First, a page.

Home Technology Bracelet launched to track pain in people who can’t express it

Bracelet launched to track pain in people who can’t express it

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Mdoloris, specialist in medical pain monitoring technologies, unveils ANI Guardian, a connected bracelet to track the wellbeing and pain of people that cannot express it. The bracelet miniaturises a patented technology that was until now only available in hospitals. The wireless bracelet remotely shares data to caregivers, family, and medical specialists in real time.

According to the WHO, an estimated 55 million people all over the world are suffering from a form of dementia, including Alzheimer’s disease. These patients are often unable to self-report their level of pain and comfort, which places them at increased risk for under-diagnosed and under-treated pain. This also concerns people on the autistic spectrum, in palliative care or suffering from multiple disabilities.

ANI Guardian seeks to measure the wellbeing of non-verbal patients in a non-invasive and understandable manner. Building on prior Mdoloris pain monitoring products which have been successfully used in hospitals (such as La Paz in Madrid, Spain, for a study on video games and cancer), it uses signals from the nervous system to track and display the patient’s pain and comfort levels at all times.

Fabien Pagniez, CEO and founder of Mdoloris, said: “With our connected bracelet, we wanted to democratise and simplify a technology that was up until now only used in hospitals. This wireless, wearable sensor is worn by the patient like a bracelet while using our unique indicator, the parasympathetic tone. We wish to address people suffering from strong cognitive disorders such as Alzheimer’s, on the autism spectrum or people at the end of life. It regards all those who have lost the ability to communicate to ensure that they are comfortable and maintain their dignity.”

How does it work? 

Attached to a washable and reusable textile solution, the device is easy to set up, with only one button to turn it on and off, while charging it for an hour is sufficient for a full day’s use. The data from the bracelet is sent via Bluetooth to an allied smartphone application, allowing caregivers to track data history and progression over time. Physicians can also set automatic alarms if a patient’s comfort drops below a certain range. The bracelet’s multi-user technology also allows for use on multiple patients, for example in hospital or clinic settings.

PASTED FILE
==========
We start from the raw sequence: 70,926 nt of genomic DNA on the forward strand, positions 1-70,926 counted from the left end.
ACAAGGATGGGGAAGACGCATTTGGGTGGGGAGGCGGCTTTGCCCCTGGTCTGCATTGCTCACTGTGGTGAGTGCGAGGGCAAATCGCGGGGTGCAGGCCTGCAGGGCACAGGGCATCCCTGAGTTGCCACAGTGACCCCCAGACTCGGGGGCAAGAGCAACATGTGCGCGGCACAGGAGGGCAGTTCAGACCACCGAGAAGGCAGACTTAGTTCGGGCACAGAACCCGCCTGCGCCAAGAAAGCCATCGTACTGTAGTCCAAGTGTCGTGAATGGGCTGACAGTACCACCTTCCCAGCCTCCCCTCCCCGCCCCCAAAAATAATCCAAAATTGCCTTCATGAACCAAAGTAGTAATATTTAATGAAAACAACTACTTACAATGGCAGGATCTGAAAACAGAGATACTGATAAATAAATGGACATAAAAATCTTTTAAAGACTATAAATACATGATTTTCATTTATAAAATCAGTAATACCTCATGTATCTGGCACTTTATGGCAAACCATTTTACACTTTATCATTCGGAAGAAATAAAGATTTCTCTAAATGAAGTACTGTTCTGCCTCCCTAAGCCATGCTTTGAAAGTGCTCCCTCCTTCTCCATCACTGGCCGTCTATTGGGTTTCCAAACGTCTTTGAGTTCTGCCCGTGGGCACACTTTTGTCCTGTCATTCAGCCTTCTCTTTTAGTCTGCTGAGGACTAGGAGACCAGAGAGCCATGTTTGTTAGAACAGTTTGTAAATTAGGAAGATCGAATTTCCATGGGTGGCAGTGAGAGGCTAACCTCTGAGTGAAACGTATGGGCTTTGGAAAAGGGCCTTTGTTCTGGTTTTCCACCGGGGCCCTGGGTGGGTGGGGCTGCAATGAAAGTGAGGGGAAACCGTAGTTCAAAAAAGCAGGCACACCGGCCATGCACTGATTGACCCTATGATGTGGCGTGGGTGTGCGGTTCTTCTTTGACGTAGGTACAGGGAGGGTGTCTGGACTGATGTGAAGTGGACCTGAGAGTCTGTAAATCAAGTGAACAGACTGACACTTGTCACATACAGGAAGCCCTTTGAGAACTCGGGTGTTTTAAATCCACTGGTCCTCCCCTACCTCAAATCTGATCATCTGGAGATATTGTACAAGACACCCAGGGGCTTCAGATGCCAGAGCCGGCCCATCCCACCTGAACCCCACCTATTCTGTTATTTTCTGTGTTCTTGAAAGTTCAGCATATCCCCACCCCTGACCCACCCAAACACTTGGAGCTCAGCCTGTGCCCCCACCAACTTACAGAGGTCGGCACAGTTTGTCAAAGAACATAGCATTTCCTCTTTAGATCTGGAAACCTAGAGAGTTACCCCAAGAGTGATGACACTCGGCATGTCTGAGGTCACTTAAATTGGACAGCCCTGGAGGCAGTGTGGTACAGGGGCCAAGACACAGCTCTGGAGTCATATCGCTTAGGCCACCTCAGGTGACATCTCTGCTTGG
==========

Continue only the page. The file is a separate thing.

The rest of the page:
Pending launch, the prototype is already in use in Lille and Strasbourg, where the Geprovas are using the technology to monitor surgeons during training and/or a surgery. This can open further vistas for medical professionals and other high-stress professions, allowing them to provide even better care while minimising stress.

Mdoloris, assessing wellbeing: from hospitals to home care

The connected bracelet miniaturises the ANI technology which is already used in hospitals worldwide. In fact, it is the first time that such technology is available to everyone in such an accessible form. Having been the subject of more than 200 international publications, the ANI technology monitors pain and displays it in real-time on a screen to help avoid under or overdosing, by enabling doctors to give the right dosage. Previously, the Mdoloris ANI device was deployed in Brazil and other countries to predict the survival rate in COVID19 patients. Days in advance, doctors can evaluate if a patient is going to die with standard care. The MDoloris technology offers them the possibility to explore other care solutions. In the context of the pandemic, it’s also a solution to the painkiller shortage by helping personalise their analgesics treatment.

The connected bracelet is expected to be available worldwide by June 2023. 

The science

The Mdoloris technology measures Heart Rate Variability, a well-known phenomenon that controls the regulation of the cardiovascular system via the Autonomous Nervous System. It’s based on obtaining a Parasympathetic tone index, scientifically evaluated on a numerical value between 0 and 100. A high index reflects optimal comfort while a rather low index reveals discomfort, surgical stress that can be caused by the care performance, can lead to post-operative pain, inflammation response etc. This index is calculated from a proprietary ANI sensor provided to monitor pain in a comfort zone between 50 and 70. The ANI technology has been developed after more than 23 years of academic research conducted at Lille CHRU (one of France’s major hospitals and medical research facilities) and hundred publications. MDoloris has also developed specific pain monitoring devices for newborns (NIPE) and animals (PTA).



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